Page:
The capitalist society is a democracy in which every penny represents a ballot paper. It is a democracy with an imperative and immediately revocable mandate to its deputies. It is a consumers' democracy. By themselves the producers, as such, are quite unable to order the direction of production. This is as true of the entrepreneur as of the worker; both must bow ultimately to the consumers' wishes. And it could not well be otherwise. People produce, not for the sake of production, but for the goods that may be consumed. As producer in an economy based on the division of labour, a man is merely the agent of the community and as such has to obey. Only as a consumer can he command. - Ludwig von Mises, Economic Democracy
I'm a millionaire, I'm a multi-millionaire. I'm filthy rich. You know why I'm a multi-millionaire? 'Cause multi-millions like what I do. That's pretty good, isn't it? - Michael Moore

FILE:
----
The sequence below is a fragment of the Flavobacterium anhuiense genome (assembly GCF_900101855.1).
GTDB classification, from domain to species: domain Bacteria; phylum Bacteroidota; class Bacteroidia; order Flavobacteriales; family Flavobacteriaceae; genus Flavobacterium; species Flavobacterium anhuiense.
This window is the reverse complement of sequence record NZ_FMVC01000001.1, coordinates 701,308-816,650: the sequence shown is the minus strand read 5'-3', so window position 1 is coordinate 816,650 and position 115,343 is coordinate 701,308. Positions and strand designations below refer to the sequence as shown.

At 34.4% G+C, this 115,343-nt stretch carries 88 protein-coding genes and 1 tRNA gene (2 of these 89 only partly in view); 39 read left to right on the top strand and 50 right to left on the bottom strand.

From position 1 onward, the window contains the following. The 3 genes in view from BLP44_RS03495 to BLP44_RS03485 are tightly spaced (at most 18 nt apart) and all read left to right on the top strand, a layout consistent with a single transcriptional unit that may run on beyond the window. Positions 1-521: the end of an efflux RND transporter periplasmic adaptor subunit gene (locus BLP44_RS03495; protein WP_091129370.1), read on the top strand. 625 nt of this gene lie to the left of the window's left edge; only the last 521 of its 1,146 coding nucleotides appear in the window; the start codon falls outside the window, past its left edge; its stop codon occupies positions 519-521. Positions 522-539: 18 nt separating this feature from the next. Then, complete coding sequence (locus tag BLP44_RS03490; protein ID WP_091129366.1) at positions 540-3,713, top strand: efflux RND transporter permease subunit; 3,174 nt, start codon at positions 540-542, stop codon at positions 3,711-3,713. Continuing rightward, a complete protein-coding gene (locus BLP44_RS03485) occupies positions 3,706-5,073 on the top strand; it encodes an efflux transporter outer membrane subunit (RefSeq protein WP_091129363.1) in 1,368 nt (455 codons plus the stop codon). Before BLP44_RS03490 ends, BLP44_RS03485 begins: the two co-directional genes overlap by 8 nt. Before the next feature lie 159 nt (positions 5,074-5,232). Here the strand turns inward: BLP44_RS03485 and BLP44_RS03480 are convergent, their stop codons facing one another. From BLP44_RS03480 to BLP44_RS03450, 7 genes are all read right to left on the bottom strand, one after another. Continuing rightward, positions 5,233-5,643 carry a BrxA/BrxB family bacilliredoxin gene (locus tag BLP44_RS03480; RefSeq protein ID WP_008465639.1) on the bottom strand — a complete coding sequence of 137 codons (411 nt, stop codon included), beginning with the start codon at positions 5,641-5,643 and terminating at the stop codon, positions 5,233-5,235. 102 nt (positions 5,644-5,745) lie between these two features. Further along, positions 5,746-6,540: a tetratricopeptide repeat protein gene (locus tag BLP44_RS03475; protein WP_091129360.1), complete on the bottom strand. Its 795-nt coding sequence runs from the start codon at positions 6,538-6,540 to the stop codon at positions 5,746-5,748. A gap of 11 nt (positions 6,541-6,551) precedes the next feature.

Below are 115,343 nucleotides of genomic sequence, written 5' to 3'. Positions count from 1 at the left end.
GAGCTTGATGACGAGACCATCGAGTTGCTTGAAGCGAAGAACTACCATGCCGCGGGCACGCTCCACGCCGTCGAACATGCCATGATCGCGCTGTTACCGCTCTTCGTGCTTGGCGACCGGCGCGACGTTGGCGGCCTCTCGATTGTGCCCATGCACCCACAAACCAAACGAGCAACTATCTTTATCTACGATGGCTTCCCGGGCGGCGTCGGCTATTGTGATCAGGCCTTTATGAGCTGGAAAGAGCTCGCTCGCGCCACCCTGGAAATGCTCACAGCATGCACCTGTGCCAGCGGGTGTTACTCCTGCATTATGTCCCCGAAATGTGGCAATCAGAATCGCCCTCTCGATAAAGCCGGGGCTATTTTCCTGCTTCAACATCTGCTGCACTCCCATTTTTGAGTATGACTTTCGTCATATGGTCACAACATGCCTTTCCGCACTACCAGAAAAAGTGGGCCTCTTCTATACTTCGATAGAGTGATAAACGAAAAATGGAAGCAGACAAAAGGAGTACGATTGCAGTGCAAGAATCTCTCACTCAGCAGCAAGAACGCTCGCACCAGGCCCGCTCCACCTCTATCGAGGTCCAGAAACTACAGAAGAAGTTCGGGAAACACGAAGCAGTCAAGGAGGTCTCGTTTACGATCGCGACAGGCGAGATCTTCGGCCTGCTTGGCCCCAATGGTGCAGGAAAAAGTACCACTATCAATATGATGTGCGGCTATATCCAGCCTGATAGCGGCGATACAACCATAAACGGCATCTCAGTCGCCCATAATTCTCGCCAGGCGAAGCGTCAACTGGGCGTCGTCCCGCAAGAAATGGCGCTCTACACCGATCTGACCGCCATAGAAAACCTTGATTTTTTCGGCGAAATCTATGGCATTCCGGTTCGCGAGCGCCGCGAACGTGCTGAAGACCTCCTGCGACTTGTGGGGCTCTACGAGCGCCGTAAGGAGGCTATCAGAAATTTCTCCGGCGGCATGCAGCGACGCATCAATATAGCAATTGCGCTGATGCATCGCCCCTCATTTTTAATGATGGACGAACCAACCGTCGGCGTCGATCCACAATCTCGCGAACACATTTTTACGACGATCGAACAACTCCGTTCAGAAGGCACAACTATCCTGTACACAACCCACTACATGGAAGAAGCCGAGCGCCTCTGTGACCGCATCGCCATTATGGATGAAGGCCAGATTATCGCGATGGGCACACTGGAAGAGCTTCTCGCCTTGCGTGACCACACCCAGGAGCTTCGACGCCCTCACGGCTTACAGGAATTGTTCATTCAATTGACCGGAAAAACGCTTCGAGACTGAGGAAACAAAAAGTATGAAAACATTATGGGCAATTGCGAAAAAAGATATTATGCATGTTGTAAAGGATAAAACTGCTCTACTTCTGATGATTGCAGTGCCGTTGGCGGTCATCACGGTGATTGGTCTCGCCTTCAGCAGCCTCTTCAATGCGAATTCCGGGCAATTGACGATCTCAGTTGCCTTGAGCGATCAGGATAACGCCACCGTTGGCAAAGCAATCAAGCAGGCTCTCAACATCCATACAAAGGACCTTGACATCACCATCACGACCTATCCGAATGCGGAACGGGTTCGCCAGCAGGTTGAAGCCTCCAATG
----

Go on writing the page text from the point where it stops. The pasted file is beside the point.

Using dollars in open markets muffles the rhetorical din and forces persons to reveal honestly the strength of their preferences in a common medium understood by all. "Put your money where your mouth is" is a coarse reminder of a high philosophical truth. If the tax collector cannot measure utility straight up, neither can the regulator who is all too likely to succumb to the demands of local residents (and voters) and to overlook or undervalue the preferences of outsiders. Direct political measurements of utility tend to destroy utility itself. The wealth proxy has a lot to commend it in straight utilitarian terms. - Richard A. Epstein, Mortal Peril: Our Inalienable Right to Health Care?